The Kenyan government will begin distributing free syringes and needles to more than 50,000 injecting drug users (IDUs) across the country in the next month. Policy-makers and experts said the decision was reached following concerns over the spread of HIV and other blood-borne illnesses through injection drug use.
The plan was announced on 5 June at a workshop in the coastal city of Mombasa, where the programme will be piloted. The area has been reported as a transit route for international drug trafficking and has the country's highest number of injecting heroin users.
"We are trying our best to address the entire problem of drug abuse amongst the youths. We had to identify an alternative of stopping the youths from sharing needles, our attention having been drawn by the rate at which these young… [people] were contracting HIV and other diseases, such as hepatitis," said Dr Anisa Omar, the Coast Provincial Director of Public Health and Sanitation.
"In Mombasa alone, we have over 26,000 youths who use injection drugs, with at least one out of every four being found to be HIV-positive. In Nairobi [the capital] we have 20,000 youths who are IDUs." Injecting drug use is responsible for close to 4 percent of national HIV infections, and 17 percent of new infections in Coast Province annually, according to government statistics.
Needle distribution follows a decision by the government in 2010 to address injection drug use as a public health issue rather than a criminal matter.
Research shows that encouraging IDUs to test for HIV, treating the addiction and the infection, and keeping the individuals in care, is a more successful strategy for preventing the spread of HIV than incarcerating addicts, as risk behaviours like needle-sharing often increase in prison.
The government aims to distribute some eight million needles and syringes to drug users countrywide once the programme is rolled out, and will also encourage HIV testing, provide antiretroviral drugs, condoms, and medication for tuberculosis, the most commonly found co-infection with HIV.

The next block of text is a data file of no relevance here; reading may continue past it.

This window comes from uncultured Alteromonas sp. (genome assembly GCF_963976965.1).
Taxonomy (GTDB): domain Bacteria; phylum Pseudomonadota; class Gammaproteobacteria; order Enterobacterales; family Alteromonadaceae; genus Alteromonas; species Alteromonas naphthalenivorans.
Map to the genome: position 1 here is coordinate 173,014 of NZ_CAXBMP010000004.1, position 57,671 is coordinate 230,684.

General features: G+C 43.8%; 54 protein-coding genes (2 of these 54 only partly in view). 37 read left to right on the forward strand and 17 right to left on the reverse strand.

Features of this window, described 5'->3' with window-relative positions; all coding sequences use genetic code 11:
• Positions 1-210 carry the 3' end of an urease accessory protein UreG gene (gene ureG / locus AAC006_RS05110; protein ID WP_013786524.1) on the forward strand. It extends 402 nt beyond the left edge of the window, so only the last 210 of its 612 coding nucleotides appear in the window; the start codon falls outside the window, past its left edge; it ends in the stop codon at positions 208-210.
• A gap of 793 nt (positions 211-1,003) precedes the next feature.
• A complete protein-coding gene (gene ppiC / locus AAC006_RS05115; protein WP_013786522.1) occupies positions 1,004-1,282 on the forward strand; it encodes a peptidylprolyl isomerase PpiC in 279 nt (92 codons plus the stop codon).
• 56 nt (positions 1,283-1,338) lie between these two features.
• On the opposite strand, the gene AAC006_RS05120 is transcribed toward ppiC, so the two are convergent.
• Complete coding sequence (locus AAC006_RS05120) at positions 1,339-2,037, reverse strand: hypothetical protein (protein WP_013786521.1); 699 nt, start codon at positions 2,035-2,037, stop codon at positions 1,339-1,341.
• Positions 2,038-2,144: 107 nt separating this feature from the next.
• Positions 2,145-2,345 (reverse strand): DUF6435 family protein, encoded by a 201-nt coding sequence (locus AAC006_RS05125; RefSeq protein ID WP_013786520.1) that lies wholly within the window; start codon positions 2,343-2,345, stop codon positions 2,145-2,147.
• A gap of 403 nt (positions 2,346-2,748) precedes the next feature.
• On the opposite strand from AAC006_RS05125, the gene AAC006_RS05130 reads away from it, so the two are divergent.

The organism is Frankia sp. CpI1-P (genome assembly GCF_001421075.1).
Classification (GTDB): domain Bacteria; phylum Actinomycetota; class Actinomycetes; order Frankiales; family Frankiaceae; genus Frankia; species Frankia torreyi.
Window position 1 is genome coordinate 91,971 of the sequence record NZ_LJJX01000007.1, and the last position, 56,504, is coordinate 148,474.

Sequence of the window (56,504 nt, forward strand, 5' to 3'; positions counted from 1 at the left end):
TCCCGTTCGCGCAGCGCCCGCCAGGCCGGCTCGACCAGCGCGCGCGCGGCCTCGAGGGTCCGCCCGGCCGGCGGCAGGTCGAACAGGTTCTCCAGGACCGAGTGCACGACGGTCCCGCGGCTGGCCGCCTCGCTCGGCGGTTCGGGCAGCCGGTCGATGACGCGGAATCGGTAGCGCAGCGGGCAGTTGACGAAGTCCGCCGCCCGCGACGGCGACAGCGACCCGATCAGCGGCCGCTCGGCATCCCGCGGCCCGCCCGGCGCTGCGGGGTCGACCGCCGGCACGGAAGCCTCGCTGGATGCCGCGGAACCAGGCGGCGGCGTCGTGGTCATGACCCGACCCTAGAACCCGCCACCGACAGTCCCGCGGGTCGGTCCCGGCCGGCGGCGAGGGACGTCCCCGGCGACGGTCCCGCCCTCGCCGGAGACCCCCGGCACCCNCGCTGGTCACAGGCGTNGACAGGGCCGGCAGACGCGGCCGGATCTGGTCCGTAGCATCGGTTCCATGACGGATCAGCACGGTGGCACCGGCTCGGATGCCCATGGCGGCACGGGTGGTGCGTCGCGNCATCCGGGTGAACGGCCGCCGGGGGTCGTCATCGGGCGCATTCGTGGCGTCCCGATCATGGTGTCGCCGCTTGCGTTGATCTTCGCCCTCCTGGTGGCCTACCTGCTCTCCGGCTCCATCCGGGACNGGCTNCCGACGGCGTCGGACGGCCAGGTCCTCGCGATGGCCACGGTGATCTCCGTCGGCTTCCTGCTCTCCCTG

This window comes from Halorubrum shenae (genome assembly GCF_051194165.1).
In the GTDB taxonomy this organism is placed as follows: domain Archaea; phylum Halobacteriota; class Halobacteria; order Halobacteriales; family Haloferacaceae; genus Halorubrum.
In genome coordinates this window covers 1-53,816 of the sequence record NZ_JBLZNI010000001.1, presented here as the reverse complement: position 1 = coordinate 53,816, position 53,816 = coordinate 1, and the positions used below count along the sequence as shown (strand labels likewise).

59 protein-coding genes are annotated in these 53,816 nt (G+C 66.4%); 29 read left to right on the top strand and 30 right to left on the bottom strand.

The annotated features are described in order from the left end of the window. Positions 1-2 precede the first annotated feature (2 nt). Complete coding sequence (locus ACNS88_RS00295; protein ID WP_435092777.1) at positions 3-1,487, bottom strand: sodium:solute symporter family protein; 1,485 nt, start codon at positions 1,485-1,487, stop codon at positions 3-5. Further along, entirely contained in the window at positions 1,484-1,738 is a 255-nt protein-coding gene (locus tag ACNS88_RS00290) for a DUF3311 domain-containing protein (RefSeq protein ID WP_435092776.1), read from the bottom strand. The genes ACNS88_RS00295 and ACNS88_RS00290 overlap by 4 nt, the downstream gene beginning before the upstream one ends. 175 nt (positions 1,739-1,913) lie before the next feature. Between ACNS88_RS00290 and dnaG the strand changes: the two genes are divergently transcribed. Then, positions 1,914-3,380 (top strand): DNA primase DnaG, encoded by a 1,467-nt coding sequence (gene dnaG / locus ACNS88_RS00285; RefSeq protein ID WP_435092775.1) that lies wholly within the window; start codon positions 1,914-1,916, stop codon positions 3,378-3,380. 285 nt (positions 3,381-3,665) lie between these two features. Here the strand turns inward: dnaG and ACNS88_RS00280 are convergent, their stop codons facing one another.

The move has drawn criticism from groups who say the programme is at odds with their efforts to end injecting drug use, and some have threatened legal action. "We will file a petition in court... these children of ours don't even have any veins remaining in their bodies," said Amina Abdalla, secretary of the Coast Community Anti-Drugs Coalition.
"Where do they expect them to inject themselves? Their bodies are ruptured and rotten as a result of constant use of the needles. Besides, [drug] peddlers and barons will have a field day, for they’ll know their products will be on demand, and that's not acceptable."
Religious leaders on the coast expressed similar views, urging the government to spend the money and manpower allocated for the project on drug rehabilitation instead.
But Coast Province health director Omar said the new programme was justified by the unsafe techniques used by drug users, including needle-sharing and "flash blood" - in which a syringe with blood containing drugs is shared - significantly heightening infection risk.
A 2009 assessment of more than 100 narcotics users - mostly IDUs - in Mombasa, by Darat-HIV/AIDS International Agency, a local NGO, identified flash blood as the likely cause of high levels of HIV (50 percent) and hepatitis C (70 percent) infection among participants.
Omar said, "The programme, which will see every addict given three needles and syringes per day, will be supplied to specified private rehabilitation centres and hospitals by NGOs and qualified medical practitioners, in collaboration with anti-drug campaigners, whom we soon plan to train on how they'll best handle the addicts."
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